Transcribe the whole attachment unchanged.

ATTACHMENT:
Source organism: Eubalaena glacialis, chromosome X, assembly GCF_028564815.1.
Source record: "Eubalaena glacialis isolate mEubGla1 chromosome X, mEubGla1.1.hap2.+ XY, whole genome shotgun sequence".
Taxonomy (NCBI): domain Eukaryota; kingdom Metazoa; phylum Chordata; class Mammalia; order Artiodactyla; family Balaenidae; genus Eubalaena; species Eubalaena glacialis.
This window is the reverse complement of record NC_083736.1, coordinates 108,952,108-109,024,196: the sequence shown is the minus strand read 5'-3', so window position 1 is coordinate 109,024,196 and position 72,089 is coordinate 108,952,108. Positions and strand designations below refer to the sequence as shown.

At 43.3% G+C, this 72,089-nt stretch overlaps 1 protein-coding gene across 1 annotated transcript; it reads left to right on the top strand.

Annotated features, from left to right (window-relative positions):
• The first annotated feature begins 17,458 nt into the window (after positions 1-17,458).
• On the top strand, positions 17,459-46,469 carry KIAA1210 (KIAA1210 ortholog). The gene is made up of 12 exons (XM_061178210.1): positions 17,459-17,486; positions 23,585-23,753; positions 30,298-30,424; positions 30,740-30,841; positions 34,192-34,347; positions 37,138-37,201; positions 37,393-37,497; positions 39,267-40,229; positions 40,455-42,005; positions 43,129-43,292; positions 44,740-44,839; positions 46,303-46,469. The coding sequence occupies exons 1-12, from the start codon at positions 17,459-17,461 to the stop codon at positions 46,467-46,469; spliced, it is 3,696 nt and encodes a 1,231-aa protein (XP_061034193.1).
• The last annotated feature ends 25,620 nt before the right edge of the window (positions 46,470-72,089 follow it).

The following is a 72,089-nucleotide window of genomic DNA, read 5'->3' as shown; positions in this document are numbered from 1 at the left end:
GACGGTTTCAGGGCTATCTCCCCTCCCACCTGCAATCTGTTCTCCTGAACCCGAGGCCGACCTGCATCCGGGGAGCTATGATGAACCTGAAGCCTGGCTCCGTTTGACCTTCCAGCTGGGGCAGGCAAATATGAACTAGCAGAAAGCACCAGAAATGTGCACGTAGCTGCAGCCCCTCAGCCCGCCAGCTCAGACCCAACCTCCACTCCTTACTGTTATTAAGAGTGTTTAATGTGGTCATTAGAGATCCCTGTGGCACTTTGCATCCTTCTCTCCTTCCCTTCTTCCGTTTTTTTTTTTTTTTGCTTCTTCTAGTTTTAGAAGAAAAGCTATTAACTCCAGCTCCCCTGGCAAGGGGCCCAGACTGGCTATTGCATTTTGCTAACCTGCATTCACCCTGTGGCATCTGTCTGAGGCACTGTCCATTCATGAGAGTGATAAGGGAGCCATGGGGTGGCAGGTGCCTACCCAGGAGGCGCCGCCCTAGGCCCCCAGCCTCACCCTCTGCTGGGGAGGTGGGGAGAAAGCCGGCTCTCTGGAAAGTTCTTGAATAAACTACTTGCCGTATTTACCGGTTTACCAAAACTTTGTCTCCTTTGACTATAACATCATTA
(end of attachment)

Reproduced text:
Source organism: Eubalaena glacialis, chromosome X, assembly GCF_028564815.1.
Source record: "Eubalaena glacialis isolate mEubGla1 chromosome X, mEubGla1.1.hap2.+ XY, whole genome shotgun sequence".
Taxonomy (NCBI): domain Eukaryota; kingdom Metazoa; phylum Chordata; class Mammalia; order Artiodactyla; family Balaenidae; genus Eubalaena; species Eubalaena glacialis.
This window is the reverse complement of record NC_083736.1, coordinates 108,952,108-109,024,196: the sequence shown is the minus strand read 5'-3', so window position 1 is coordinate 109,024,196 and position 72,089 is coordinate 108,952,108. Positions and strand designations below refer to the sequence as shown.

At 43.3% G+C, this 72,089-nt stretch overlaps 1 protein-coding gene across 1 annotated transcript; it reads left to right on the top strand.

Annotated features, from left to right (window-relative positions):
• The first annotated feature begins 17,458 nt into the window (after positions 1-17,458).
• On the top strand, positions 17,459-46,469 carry KIAA1210 (KIAA1210 ortholog). The gene is made up of 12 exons (XM_061178210.1): positions 17,459-17,486; positions 23,585-23,753; positions 30,298-30,424; positions 30,740-30,841; positions 34,192-34,347; positions 37,138-37,201; positions 37,393-37,497; positions 39,267-40,229; positions 40,455-42,005; positions 43,129-43,292; positions 44,740-44,839; positions 46,303-46,469. The coding sequence occupies exons 1-12, from the start codon at positions 17,459-17,461 to the stop codon at positions 46,467-46,469; spliced, it is 3,696 nt and encodes a 1,231-aa protein (XP_061034193.1).
• The last annotated feature ends 25,620 nt before the right edge of the window (positions 46,470-72,089 follow it).

The following is a 72,089-nucleotide window of genomic DNA, read 5'->3' as shown; positions in this document are numbered from 1 at the left end:
GACGGTTTCAGGGCTATCTCCCCTCCCACCTGCAATCTGTTCTCCTGAACCCGAGGCCGACCTGCATCCGGGGAGCTATGATGAACCTGAAGCCTGGCTCCGTTTGACCTTCCAGCTGGGGCAGGCAAATATGAACTAGCAGAAAGCACCAGAAATGTGCACGTAGCTGCAGCCCCTCAGCCCGCCAGCTCAGACCCAACCTCCACTCCTTACTGTTATTAAGAGTGTTTAATGTGGTCATTAGAGATCCCTGTGGCACTTTGCATCCTTCTCTCCTTCCCTTCTTCCGTTTTTTTTTTTTTTTGCTTCTTCTAGTTTTAGAAGAAAAGCTATTAACTCCAGCTCCCCTGGCAAGGGGCCCAGACTGGCTATTGCATTTTGCTAACCTGCATTCACCCTGTGGCATCTGTCTGAGGCACTGTCCATTCATGAGAGTGATAAGGGAGCCATGGGGTGGCAGGTGCCTACCCAGGAGGCGCCGCCCTAGGCCCCCAGCCTCACCCTCTGCTGGGGAGGTGGGGAGAAAGCCGGCTCTCTGGAAAGTTCTTGAATAAACTACTTGCCGTATTTACCGGTTTACCAAAACTTTGTCTCCTTTGACTATAACATCATTA